For a reason that neither of us could then or now work out, apart from cost cutting, the Silver and Gold folk had their luggage transported to their Kamloops hotel whereas the Red folk had to forgo their luggage for one night and it would be at the following hotel. It didn't matter hugely and it was certainly easy to get going the next morning.
We were loaded onto our train carriage and off before 8am, slowly crawling through the Vancouver suburbs.
RM staff waved us off.
What was good about being in Red Leaf is that it was only half full and we had plenty of space to move around, change seats and use the viewing platform.
Vancouver suburban transport.
Of bridges, we saw very many.
Timber is no longer moved by being floated down river but it is often stored in the rivers to preserve the wood.
Water, of which we were to see rather a lot. This is probably the Thompson River which we travelled along the banks of to reach Kamloops. Earlier we had been alongside the Fraser River.
Look! Snow on the mountains. We were to see rather a lot of that.
The water is full of glacial silt, hence the water colour.
We were to see lots of water, trees and rocks.
Candian rivers are often angry rivers, flowing very fast, not caring what is in front of them. Each droplet quarrels with his mate to get to the sea a little faster.
The country side has become very dry with tree cover becoming sparse.
Sage bush is edible to cattle, I think, and perhaps moose and deer, but neither were to be seen in the dry area. I believe the fixer upper was going very cheaply.
Probably an eagle nest. As you can see the train telephone wires are redundant and have not been used since the late 1950s. They have lasted amazing well considering the extreme weather. It was going to cost a phenomenal amount to remove them and as you can see, they can be still useful.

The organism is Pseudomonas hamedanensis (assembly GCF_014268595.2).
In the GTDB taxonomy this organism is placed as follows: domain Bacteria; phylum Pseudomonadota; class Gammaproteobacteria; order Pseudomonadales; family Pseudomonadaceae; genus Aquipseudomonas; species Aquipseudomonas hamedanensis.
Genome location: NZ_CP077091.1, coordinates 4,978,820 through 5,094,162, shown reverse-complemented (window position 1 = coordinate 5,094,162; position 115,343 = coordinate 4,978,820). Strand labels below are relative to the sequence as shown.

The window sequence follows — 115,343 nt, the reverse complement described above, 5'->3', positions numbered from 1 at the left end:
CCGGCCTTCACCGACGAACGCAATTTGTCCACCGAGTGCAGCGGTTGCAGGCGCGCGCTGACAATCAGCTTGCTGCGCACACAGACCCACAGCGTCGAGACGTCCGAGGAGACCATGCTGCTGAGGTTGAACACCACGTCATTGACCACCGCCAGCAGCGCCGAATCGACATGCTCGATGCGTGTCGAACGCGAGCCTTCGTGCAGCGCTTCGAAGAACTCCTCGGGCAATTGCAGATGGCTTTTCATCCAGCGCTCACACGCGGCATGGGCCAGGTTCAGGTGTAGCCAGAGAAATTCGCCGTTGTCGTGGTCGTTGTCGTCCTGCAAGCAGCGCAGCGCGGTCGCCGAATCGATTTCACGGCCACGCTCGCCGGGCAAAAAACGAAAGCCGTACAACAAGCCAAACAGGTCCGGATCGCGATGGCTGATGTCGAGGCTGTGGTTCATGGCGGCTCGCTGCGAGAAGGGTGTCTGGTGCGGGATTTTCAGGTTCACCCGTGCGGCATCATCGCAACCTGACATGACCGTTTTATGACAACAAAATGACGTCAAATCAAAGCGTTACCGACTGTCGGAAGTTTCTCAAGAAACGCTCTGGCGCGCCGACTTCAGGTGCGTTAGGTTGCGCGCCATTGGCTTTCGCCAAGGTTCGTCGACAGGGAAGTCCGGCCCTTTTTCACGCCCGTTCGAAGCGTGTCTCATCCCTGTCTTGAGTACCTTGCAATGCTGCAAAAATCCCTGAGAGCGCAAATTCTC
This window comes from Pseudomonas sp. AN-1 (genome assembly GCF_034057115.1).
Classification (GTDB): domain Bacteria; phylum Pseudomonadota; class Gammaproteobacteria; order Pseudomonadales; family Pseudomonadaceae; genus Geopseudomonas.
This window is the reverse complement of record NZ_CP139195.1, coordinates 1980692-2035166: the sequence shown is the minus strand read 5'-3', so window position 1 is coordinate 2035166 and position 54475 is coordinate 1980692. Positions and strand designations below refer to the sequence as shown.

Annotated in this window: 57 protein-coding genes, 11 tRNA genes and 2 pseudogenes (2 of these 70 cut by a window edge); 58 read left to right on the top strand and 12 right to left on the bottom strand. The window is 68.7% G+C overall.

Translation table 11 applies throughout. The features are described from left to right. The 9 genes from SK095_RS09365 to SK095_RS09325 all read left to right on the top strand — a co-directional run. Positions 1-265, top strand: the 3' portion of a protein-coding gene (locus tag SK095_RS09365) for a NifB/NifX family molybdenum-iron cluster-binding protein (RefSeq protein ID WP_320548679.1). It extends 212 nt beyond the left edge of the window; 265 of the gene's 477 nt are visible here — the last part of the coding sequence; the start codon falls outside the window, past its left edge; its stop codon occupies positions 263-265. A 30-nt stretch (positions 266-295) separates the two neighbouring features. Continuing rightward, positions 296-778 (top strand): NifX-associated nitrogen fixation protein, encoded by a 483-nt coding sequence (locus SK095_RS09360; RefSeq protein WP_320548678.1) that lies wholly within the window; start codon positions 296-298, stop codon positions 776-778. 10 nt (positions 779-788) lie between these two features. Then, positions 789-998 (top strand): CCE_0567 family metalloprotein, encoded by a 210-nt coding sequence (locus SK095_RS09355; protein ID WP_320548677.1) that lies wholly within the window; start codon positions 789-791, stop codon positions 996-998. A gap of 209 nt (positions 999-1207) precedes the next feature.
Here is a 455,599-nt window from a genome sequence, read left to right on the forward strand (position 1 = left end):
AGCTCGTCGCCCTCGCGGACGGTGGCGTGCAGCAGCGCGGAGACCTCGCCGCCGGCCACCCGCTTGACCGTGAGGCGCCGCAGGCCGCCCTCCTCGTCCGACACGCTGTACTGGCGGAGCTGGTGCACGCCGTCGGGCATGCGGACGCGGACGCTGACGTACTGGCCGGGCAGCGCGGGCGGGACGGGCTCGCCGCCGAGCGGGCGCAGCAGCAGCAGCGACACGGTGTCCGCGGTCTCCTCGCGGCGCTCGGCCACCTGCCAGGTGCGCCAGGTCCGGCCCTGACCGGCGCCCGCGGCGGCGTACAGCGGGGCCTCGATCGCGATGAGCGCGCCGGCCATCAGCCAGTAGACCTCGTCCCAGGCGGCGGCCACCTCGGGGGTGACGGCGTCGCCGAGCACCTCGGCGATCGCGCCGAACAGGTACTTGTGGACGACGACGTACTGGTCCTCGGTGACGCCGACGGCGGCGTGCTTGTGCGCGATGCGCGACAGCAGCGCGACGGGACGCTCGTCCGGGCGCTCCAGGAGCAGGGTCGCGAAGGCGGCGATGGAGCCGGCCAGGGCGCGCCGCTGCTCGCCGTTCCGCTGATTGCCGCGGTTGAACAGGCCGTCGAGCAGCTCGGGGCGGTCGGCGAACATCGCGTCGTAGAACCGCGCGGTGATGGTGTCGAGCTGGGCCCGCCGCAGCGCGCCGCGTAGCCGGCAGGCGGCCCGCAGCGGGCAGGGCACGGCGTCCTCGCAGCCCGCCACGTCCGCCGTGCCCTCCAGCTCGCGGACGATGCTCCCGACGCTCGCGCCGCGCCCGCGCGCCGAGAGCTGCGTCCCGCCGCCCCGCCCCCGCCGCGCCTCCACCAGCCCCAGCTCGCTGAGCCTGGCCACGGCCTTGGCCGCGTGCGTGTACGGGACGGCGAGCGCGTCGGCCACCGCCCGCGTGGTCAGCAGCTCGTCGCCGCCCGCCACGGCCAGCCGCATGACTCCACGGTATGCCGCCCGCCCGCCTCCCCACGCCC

Entering a tunnel.
An abandoned mental institution village. Discussions are underway about the site's future.
Another inukshuk as we entered Kamloops and passed by the First Nation cemetery.
Cooling off on a hot day? Given it is a river fed by glaciers, freezing yourself on a hot day.
Attractive apartments for local people.
Our Kamloops hotel was very old but it had been modernised, many times I think.
It rather reminded of the London's Lancaster Gate Hotel, where you walked both up and down stairs to get to your room.
We wandered the streets for a bit, looking at various place to dine and nothing appealed, until we found an Irish pub called Carlos O'Bryan's and its rooftop. I don't drink much beer, but a couple of Coronas was very welcome in the heat as the sun started to set. So often we were caught out by it being later that we thought because of late setting of the sun. More confusion with the card payment machine.
Not sure what the building with the tower is. I like it.
Next post will be much photo lighter and I will tell you about the absurdness of the trans Canada trains, beginning in the late nineteenth century and continuing to this day.